- Created on Monday, 06 February 2012 12:18
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In a recent case, the Second Circuit Court of Appeals held that an employer’s reasonable accommodation obligation extends to assisting employees with their commute to work. Nixon-Tinkelman v. NYC Dept of Health and Mental Hygiene, Case No. 10-3317-cv (2d Cir. Aug. 10, 2011). The obligation stems from both the American’s with Disabilities Act and the federal Rehabilitation Act.
Plaintiff suffered from cancer, heart problems, asthma, and had a hearing impairment. After working successfully for a number of years in Queens, she was transferred to Manhattan. Following her transfer she sought a reasonable accommodation in making the longer and more difficult commute. Her employer denied her request by claiming that commuting falls outside the scope of an employee’s job and therefore need not be accommodated. The District Court agreed and granted defendant summary judgment.
On appeal, the Second Circuit reversed. The court stated that employers may have an obligation to assist an employee with their commute, and that there is nothing inherently unreasonable in requiring an employer to furnish an otherwise qualified disabled employee with assistance in getting to work. It cited prior case law in which it held that allowing an employee to work from home was such an accommodation.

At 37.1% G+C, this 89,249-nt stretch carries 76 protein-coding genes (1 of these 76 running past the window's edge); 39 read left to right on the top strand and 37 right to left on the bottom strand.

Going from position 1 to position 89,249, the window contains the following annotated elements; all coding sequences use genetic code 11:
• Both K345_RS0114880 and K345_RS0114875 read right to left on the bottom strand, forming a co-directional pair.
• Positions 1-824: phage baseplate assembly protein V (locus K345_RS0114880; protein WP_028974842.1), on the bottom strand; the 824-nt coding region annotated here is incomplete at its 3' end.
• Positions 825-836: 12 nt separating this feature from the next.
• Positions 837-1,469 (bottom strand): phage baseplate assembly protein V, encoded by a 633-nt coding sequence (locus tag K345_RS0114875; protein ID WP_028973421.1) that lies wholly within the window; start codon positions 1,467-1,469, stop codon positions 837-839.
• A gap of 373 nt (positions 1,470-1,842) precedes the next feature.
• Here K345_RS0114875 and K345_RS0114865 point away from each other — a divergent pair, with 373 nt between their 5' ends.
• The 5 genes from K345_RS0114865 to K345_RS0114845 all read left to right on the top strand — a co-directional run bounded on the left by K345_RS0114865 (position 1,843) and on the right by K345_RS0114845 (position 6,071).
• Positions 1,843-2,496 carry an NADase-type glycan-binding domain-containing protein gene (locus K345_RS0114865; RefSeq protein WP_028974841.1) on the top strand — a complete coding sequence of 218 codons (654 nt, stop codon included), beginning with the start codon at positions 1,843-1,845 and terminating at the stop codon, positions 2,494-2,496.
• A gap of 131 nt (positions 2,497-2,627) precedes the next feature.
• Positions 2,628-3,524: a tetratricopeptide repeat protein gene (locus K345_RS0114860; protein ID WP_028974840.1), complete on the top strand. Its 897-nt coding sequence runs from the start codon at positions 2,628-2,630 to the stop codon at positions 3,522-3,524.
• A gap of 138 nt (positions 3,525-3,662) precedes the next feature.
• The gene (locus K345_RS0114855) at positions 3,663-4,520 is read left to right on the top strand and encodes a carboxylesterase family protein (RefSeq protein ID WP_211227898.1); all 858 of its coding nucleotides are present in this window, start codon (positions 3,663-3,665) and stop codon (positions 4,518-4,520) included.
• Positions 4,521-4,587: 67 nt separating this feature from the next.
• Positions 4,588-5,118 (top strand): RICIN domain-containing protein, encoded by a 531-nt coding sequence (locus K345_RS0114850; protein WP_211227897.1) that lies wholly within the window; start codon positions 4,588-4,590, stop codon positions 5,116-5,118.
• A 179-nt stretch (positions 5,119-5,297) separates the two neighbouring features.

In the instant case, the Court provided a number of accommodations it thought employers should consider. Aside from working from home, these included exploring whether other vacancies existed that better met plaintiff’s needs, transferring her back to Queens, providing her a car, or giving her a parking permit. Subject to the undue hardship defense, the court stated each of these options deserved consideration.
The significance of the case is that it goes beyond prior Second Circuit law, and the findings of other Circuits, which together seemed to limit accommodations to working from home, changing shifts, and changing start times. Here the Court actually stated that providing a car to an employee, or giving them special parking privileges, fall within the range of reasonable accommodation.
Employers need to be cautious when approached with accommodation requests, and must engage in the interactive process, determine the specific changes the employee has in mind, and not dismiss them out of hand as unreasonable. As the employer here found, the definition of “reasonable” continues to expand.